Allow me to twist the reading of your stats HH :)

The difference between "before" and "after" percentages for PP you listed are:
2006-07: +6.6%
2007-08: +2.8%
Now, if we simply extrapolated the trend from these two differences, we would forecast a negative
difference for this season, killing your theory of the upcoming improvement.

Let's not get fooled by the numbers.
How about just looking at how they play.

And that is not pretty.
Their PP is just painful to watch right now.

My personal theory is this.
I have no idea how come the coaches cannot persuade anyone
to make mess in front of the net during PP. If they can't do so,
they should be fired (Yeo, MT, I don't care, someone should go).
If the Pens are lacking the adequate personnel and despite coaches'
requests Shero does not bring that guy over, Shero should be yelled at.
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Re: Special Teams

Postby penmyst on Mon Dec 29, 2008 4:34 pm

I caught the Calgary-Ottawa game Saturday night on the HD channel. Now I know Ottawa is a rotten team right now, but their PP looked ridiculously good. With motion, guys slashing through the box, players rotating like a merry-go-round and quick passes across the face of the box setting up wicked one-timers, mostly for Spezza (who was just missing, but close).

They didn't have anybody in front of the net taking a beating, but then not every PP style does. This is what makes me question the Pens PP coaching right now. They no longer have a Malone to muck it up in the slot. Why haven't they adjusted what they are doing? Maybe looking to go with a motion oriented PP instead of a clog-the-slot-and-perimeter-pass PP?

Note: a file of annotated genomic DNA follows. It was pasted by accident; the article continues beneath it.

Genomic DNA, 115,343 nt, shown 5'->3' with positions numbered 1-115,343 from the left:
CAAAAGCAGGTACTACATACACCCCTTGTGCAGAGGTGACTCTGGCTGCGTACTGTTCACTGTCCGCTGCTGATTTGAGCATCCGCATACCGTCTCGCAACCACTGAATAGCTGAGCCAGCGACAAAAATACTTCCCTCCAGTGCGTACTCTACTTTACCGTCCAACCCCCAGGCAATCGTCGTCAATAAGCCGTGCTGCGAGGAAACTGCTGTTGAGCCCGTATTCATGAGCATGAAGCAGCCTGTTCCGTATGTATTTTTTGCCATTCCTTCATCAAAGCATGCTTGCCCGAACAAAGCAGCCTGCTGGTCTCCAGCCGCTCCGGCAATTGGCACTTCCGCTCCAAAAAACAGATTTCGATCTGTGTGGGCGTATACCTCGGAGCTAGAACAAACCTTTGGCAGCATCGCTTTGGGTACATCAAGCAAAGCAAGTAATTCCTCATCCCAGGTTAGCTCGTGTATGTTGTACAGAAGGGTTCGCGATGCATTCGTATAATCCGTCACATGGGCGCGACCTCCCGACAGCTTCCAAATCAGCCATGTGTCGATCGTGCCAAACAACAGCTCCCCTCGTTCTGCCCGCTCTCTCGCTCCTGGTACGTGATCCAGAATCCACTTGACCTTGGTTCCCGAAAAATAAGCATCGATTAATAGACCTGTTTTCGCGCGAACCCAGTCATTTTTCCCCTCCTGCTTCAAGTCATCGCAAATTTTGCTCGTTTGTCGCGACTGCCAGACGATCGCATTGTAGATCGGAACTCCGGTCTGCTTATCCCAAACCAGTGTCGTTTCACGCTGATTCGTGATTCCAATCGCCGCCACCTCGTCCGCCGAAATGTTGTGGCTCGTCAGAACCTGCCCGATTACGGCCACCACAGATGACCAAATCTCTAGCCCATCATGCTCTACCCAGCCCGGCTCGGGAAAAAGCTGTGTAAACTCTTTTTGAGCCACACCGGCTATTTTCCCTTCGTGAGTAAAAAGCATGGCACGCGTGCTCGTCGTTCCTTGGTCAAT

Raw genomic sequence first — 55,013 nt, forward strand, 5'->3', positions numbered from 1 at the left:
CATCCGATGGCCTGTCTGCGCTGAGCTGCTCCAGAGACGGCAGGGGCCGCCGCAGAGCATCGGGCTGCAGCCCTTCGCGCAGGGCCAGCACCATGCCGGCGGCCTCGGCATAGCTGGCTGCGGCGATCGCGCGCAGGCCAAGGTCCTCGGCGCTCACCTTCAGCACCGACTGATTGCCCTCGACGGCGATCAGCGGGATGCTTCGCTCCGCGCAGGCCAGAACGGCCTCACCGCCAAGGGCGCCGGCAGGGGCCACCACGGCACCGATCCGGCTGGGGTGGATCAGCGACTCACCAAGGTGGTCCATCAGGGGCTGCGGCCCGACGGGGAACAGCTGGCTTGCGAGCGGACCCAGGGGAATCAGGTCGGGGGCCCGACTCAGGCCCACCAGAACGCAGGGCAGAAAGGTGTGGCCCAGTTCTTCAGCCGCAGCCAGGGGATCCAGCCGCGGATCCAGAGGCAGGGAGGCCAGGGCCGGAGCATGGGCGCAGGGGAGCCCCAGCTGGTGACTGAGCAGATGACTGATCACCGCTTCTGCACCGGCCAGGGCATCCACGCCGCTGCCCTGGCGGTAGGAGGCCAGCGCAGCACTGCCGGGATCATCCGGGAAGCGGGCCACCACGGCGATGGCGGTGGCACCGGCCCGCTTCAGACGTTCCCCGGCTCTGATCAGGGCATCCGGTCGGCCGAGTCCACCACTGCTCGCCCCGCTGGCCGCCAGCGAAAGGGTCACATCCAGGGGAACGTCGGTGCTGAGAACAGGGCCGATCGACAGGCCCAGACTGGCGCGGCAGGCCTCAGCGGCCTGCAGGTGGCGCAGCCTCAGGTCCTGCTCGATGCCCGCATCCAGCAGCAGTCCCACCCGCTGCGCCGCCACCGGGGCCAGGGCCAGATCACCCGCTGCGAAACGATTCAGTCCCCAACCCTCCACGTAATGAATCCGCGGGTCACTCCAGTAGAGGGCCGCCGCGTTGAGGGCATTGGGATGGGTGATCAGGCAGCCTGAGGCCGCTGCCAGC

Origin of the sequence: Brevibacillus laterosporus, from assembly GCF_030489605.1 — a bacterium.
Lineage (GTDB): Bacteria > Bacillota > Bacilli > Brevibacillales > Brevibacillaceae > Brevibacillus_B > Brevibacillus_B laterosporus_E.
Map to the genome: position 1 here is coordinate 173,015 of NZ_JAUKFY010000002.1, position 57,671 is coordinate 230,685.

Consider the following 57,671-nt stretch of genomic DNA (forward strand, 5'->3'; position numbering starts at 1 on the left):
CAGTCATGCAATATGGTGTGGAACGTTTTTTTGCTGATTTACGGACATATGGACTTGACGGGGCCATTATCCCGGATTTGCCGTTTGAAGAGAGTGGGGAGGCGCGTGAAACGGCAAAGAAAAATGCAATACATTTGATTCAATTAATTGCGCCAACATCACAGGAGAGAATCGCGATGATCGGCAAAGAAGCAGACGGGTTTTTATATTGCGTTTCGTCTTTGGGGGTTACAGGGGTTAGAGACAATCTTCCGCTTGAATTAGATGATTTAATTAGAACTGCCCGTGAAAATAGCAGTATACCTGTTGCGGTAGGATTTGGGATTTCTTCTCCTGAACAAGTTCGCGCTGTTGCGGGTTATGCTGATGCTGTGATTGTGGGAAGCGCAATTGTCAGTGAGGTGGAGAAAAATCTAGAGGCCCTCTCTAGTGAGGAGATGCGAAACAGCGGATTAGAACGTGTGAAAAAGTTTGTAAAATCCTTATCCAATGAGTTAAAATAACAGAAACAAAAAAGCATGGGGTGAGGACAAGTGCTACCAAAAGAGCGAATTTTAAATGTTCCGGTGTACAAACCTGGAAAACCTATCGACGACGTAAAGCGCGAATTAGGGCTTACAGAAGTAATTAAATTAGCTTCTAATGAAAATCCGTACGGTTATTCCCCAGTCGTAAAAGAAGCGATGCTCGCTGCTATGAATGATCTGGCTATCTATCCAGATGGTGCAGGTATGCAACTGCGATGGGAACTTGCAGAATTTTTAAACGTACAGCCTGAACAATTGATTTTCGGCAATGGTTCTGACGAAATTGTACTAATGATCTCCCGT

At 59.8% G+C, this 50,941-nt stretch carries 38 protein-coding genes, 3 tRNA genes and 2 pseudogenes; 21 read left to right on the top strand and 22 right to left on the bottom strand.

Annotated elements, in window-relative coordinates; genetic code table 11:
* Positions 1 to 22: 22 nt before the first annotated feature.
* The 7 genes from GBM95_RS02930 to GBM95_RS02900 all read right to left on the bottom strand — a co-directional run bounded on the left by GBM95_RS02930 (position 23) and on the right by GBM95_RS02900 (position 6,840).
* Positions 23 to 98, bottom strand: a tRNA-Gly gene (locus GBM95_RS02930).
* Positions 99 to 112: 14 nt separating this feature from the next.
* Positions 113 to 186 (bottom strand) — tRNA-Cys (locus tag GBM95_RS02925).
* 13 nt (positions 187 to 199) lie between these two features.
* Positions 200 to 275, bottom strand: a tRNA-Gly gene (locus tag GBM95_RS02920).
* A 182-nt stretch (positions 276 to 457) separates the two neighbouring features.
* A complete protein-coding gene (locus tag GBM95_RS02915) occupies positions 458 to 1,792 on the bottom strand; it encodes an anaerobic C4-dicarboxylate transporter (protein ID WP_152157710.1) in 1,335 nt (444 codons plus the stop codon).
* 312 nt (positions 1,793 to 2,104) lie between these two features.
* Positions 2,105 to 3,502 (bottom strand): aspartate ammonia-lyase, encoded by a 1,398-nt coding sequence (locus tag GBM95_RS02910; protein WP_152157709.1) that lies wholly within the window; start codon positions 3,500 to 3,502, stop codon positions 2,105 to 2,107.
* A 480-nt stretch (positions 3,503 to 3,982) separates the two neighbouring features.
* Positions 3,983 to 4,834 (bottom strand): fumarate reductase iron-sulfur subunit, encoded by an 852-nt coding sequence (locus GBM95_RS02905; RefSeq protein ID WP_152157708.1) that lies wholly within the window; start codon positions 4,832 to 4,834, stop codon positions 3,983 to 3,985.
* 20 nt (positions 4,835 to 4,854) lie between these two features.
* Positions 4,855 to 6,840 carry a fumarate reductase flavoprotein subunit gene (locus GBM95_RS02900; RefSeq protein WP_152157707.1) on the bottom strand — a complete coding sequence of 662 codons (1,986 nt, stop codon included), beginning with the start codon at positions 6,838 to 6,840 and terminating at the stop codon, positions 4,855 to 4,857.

This team's PP has been pathetic looking, even over the last couple of years. They get the numbers because they've got 2 world-class skill players (Malkin, Crosby) along with a world-class PP quarterback (Gonchar). Those guys make things happen sometimes simply due to their massive skill. This PP never seems to generate systematic chances.

They get stymied at the blue line, they dump-n-chase and usually lose. With a man advantage, you shouldn't have to dump and chase, but if you do you sure as hell shouldn't be losing on the boards. When they ARE setup, they look stagnant. Passes seem to emanate from Malkin at the point.... only to try and set up Malkin at the point.... Teams have zero fear of backdoor onetimers so they pressure Crosby (or whomever) hard on the RW boards and Malkin at the RP. Guys seem to stand around down low if they don't have "Malkin" or "Crosby" on their jerseys.

I don't care who the coach is. This team's PP should be better than it is. It relies far too much on Malkin/Crosby making plays. Gonchar's return will help, but it's not going to be the godsend people want it to be.
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Re: Special Teams

Postby pcm on Mon Dec 29, 2008 5:20 pm

Great post penmyst. I see other teams run their PP like a basketball offense with motion and picks and all sorts of set plays trying to break the box... and then I see the Pens pass it around the perimeter like they're waiting for the opposition to give them an open shot at net... You'd think guys as creative and talented as we have would draw up something a bit more proactive. It makes me wonder.
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Re: Special Teams

Postby npv708 on Mon Dec 29, 2008 5:27 pm

Pens special teams = Image
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Re: Special Teams

Postby penmyst on Mon Dec 29, 2008 11:24 pm

Without Malone, this team has nobody in that Ciccarelli/Stevens/Leclair type role to plug it up in front of the net. This PP gets goals in spite of itself, and that's not good enough.

That's what makes me curious as to why this PP hasn't taken a different tack.